Pathogenesis: Co-Infection and Other Viruses
Thursday, 1:30 - 3:30 pm
Background: Human T-cell lymphotropic virus type 1 (HTLV-1) is the etiological agent of an aggressive and fatal disease termed adult T-cell leukemia (ATL) and of the neurodegenerative disease tropical spastic paraparesis/HTLV-1-associated myelopathy (TSP/HAM). ATL is an aggressive malignancy of mature activated CD4+ T-cells associated with human T-cell leukemia virus type 1 (HTLV-1) infection.
The understanding of ATL pathogenesis remains incomplete, and one leading hypothesis is that virus-induced chronic T-cell proliferation results in the accumulation of genetic defects in a single T-cell clone, which culminates in overt leukemia.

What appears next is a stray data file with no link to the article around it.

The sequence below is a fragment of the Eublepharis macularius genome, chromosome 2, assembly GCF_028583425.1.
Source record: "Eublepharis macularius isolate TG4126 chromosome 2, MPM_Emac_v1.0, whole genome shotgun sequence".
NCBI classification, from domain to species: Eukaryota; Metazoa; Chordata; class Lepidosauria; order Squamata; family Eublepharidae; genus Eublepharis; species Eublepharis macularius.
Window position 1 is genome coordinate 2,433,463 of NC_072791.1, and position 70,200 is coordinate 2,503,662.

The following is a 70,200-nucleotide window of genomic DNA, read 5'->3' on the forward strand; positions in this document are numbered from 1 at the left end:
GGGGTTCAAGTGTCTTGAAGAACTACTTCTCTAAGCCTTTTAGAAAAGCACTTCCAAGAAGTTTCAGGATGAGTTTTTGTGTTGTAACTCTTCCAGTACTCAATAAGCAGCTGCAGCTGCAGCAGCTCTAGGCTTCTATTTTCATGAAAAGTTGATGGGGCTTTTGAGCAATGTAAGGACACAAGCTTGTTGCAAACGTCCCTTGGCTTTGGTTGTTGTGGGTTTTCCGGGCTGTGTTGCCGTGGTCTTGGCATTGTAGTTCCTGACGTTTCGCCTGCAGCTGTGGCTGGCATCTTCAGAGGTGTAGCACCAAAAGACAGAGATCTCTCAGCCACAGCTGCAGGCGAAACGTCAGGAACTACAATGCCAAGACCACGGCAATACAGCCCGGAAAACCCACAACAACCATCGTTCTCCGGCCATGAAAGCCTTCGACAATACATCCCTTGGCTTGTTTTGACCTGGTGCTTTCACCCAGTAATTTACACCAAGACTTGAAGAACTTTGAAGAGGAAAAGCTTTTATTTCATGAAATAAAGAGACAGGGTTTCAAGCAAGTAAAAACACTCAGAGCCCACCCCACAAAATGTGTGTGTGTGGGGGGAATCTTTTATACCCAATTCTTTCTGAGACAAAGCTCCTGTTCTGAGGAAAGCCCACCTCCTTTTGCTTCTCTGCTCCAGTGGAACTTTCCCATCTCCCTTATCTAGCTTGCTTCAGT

Methods: We hypothesize that SH2 homology-containing protein-tyrosine phosphatases-1 (SHP-1) downregulation is of central importance to HTLV-1 leukemogenesis. To verify this, we cloned the full-length, hematopoietic cell-specific SHP-1 promoter (P2) and identified the core promoter region by 5’- and 3’- deletional assay. The core SHP-1 promoter, which has a length of 277 base pairs, has an equivalent promoter activity in lymphocyte cell lines. We then checked the effects of wild type (WT) tax on the core promoter function.
Results: We demonstrate that: (1) Tax is able to inhibit both WT promoter and core promoter. This inhibition is dose-dependent. (2) The inhibition effect can be increased by co-transfection of histone deacetylase-1 (HDAC1) plasmid and can be decreased by addition of HDAC1 inhibitor trichostatin A (TSA).
Conclusions: These studies should provide new insights into biochemical mechanisms of HTLV-1 leukemogenesis and aid in the development of new treatments for this fatal disease.
Keywords: HTLV-1; Tax; SHP-1